Home » Trump has been charged with a hush-money scheme to boost his 2016 election chances.

Trump has been charged with a hush-money scheme to boost his 2016 election chances.

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NEW YORK, April 4 (Reuters) – Former President Donald Trump pleaded not guilty on Tuesday in a historic juncture to 34 counts of forging business documents, as prosecutors accused him of orchestrating arranged payments to two women before the 2016 US election to prevent the publication of their documents. have sex with him.

Manhattan prosecutors allege that Trump – the first current or former US president to face criminal charges – forged business records to cover up election law violations during his successful campaign. his 2016 work.

Those two women are adult film actress Stormy Daniels and former Playboy model Karen McDougal.

Wearing a dark blue suit and red tie, Trump sat contemplatively with his hands clasped at the defense table as he entered the defense in the presence of his attorneys.

“Not guilty,” Trump, 76, said when asked how he pleaded guilty. As the frontrunner in the race for the Republican nomination in 2024, Trump responded with answers like “yes” when asked by a judge if he understood the right. At times, the examiner put his hand to his ear as if asking for an answer.

Prosecutor Chris Conroy said:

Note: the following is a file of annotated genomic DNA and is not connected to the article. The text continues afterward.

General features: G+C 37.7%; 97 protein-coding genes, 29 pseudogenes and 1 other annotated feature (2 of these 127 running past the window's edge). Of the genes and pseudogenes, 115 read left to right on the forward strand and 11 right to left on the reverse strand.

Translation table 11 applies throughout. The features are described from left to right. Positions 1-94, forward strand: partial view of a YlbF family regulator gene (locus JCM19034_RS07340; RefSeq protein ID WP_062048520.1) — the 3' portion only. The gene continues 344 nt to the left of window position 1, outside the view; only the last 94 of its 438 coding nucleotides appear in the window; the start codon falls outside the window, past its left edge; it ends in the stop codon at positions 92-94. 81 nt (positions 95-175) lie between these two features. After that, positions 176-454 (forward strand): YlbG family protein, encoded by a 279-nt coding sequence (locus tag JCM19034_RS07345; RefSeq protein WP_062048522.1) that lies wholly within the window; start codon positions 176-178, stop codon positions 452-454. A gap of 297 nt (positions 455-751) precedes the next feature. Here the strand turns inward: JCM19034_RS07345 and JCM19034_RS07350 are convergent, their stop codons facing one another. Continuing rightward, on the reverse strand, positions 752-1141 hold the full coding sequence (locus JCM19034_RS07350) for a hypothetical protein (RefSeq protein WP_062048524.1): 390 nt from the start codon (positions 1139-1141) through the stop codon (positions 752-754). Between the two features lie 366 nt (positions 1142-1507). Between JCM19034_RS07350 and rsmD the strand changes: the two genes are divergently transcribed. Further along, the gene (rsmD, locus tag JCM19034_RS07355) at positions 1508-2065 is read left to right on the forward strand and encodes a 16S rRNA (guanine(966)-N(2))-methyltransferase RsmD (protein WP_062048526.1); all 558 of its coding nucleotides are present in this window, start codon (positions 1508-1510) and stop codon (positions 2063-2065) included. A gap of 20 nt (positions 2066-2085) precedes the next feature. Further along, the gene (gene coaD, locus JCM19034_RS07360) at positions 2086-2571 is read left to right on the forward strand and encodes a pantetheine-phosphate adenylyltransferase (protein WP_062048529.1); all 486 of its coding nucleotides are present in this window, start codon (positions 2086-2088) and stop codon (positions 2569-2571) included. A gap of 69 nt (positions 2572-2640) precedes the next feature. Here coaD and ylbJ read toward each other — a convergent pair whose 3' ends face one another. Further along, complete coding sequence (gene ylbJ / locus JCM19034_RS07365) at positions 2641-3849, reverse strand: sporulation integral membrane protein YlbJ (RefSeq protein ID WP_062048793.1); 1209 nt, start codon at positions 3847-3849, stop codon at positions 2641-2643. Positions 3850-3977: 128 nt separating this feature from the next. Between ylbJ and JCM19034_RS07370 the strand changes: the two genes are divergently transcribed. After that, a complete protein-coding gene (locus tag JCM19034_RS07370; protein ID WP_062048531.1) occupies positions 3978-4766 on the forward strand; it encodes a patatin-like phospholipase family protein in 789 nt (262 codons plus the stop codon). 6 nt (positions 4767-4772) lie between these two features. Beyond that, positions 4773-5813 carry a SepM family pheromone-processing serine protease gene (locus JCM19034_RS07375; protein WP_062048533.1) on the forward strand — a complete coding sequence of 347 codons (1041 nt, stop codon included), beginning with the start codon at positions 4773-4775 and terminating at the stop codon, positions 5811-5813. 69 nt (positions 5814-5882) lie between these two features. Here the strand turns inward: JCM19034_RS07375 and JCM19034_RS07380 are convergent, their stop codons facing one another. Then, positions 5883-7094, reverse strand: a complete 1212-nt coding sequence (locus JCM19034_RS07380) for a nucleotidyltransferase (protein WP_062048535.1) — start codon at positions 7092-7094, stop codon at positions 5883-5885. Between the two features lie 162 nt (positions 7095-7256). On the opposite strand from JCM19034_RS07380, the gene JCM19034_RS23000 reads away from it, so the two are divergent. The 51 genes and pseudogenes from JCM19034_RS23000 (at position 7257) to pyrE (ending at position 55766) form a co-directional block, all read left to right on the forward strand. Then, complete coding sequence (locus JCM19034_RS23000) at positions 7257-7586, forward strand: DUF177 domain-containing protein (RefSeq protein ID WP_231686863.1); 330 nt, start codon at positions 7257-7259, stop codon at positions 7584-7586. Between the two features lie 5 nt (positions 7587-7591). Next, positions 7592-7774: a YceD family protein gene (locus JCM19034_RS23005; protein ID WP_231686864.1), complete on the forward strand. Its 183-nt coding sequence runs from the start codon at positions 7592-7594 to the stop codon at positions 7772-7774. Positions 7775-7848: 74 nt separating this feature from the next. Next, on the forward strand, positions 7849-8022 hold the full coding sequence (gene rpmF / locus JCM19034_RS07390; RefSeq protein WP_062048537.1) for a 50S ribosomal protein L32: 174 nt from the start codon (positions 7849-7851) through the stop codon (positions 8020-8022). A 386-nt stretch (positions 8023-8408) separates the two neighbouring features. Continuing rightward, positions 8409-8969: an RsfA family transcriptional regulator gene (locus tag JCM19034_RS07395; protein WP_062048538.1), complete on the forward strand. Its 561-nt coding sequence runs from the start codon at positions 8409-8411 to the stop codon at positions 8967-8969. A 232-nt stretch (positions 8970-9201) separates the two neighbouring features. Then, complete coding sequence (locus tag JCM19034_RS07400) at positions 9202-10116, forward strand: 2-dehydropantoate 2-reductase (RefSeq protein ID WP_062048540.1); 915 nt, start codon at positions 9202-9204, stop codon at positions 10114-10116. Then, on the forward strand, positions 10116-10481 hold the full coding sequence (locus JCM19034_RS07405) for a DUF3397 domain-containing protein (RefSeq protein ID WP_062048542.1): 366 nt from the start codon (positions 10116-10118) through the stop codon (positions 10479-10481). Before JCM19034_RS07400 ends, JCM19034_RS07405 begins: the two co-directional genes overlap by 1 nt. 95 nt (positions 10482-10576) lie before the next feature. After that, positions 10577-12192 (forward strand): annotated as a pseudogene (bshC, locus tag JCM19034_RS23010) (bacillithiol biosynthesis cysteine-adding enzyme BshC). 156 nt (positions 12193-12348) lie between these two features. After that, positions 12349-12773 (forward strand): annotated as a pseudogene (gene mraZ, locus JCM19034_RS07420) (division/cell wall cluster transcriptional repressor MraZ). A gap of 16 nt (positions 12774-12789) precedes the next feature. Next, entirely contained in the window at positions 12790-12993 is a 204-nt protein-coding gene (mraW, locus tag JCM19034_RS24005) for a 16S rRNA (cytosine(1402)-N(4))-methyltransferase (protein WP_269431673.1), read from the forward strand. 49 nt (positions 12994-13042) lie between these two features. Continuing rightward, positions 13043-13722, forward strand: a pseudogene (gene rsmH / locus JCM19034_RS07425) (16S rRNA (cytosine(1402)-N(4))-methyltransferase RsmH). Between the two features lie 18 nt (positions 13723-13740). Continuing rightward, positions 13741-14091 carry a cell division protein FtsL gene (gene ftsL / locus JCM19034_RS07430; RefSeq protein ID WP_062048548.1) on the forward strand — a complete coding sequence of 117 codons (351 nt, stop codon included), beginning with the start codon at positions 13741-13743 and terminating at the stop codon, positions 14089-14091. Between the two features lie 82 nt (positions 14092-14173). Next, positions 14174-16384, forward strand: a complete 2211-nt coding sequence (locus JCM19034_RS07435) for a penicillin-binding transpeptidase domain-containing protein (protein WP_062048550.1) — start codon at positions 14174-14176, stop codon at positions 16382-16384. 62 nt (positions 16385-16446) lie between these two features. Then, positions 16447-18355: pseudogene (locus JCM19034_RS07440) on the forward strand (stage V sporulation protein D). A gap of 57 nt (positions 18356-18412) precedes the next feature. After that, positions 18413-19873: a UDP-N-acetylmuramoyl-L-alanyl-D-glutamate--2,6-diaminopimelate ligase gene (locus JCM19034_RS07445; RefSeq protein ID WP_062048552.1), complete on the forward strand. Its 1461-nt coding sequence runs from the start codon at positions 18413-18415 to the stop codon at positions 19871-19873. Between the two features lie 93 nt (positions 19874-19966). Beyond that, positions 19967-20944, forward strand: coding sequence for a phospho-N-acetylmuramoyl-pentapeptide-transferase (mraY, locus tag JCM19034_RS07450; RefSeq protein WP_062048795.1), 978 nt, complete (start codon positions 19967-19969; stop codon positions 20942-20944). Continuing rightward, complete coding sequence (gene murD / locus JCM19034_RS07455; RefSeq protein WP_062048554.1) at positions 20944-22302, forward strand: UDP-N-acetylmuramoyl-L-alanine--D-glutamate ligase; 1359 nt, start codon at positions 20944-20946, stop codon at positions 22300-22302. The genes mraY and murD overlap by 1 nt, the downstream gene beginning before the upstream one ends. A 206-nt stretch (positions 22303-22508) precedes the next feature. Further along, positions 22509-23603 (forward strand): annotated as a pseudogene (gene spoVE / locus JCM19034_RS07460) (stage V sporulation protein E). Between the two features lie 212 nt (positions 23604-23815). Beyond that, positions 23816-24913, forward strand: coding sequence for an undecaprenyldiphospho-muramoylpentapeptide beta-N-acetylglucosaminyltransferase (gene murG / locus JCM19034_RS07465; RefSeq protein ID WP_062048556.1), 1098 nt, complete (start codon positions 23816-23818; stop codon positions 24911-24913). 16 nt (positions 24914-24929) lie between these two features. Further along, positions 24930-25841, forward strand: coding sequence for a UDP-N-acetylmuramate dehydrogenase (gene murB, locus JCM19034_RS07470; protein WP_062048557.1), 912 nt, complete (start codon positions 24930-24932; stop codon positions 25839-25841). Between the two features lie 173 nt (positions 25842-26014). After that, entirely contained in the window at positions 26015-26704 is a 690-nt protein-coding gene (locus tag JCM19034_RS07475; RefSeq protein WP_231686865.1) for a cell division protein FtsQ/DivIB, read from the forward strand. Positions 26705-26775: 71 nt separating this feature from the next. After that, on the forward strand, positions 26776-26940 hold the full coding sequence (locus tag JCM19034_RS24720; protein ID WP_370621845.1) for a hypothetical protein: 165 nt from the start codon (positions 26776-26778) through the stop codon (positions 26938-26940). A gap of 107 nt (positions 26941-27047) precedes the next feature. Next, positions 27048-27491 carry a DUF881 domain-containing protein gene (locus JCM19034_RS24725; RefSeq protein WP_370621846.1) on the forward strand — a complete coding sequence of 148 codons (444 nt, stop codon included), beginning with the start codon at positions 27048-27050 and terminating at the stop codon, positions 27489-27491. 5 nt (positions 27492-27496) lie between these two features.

“Defendant Donald J. Trump forged New York business records to cover up an illegal conspiracy to undermine the integrity of the 2016 presidential election and other violations of election law. .”

While forging business documents in New York is itself a misdemeanor punishable by up to one year in prison, it can be elevated to a felony punishable by up to four years when committed for promoting or covering up another crime, such as violating electoral laws.


Prosecutors at the trial said Trump posted a series of messages on social media, including one threatening “death and destruction” if indicted. The judge asked the parties to “refrain from making statements that are likely to incite violence or civil unrest”.

Trump said nothing when he entered the courtroom or when he left about an hour later.

Then he returned home to Florida, where his office announced that he would be giving a speech at 8 a.m.:
3pm Tuesday (0015 GMT Wednesday).

Earlier today, Trump posted on social media:
“On the way to Lower Manhattan, the court. It sounds EXCELLENT – WOW, they’re going to arrest me. I can’t believe this is happening in America.”

Trump is facing a separate criminal investigation by a district prosecutor in Georgia over whether he illegally tried to overturn his 2020 election defeat in the state. Are not. He is also facing two investigations by the US Department of Justice’s special counsel into his efforts to nullify the 2020 election results and his handling of classified documents after leaving office.

Adam Kaufmann, a defense attorney who previously oversaw the prosecution in Manhattan, said Manhattan District Attorney Bragg’s team appeared to have presented a strong case.

What they’ve done is come up with an indictment of falsifying business records and, through factual statements, present it as part of a conspiracy, which in my opinion is very effective,” Kaufmann said.